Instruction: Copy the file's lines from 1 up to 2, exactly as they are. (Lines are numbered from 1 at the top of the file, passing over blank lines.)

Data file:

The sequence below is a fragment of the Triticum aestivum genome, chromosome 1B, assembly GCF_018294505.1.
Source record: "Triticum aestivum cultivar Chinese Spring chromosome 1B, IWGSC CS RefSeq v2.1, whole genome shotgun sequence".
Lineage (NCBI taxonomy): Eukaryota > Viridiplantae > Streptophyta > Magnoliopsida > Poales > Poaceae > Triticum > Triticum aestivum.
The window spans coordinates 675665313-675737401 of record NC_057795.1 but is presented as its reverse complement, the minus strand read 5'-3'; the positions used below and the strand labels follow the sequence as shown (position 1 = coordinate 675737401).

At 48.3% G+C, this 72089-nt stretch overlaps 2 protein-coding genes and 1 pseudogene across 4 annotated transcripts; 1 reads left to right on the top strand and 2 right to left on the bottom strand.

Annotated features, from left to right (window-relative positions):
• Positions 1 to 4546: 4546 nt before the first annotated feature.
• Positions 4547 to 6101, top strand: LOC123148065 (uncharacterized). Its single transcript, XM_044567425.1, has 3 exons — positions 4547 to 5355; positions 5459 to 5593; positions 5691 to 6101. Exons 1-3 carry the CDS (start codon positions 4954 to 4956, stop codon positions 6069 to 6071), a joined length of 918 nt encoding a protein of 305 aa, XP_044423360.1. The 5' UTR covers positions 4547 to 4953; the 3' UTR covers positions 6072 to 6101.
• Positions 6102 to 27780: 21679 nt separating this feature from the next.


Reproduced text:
The sequence below is a fragment of the Triticum aestivum genome, chromosome 1B, assembly GCF_018294505.1.
Source record: "Triticum aestivum cultivar Chinese Spring chromosome 1B, IWGSC CS RefSeq v2.1, whole genome shotgun sequence".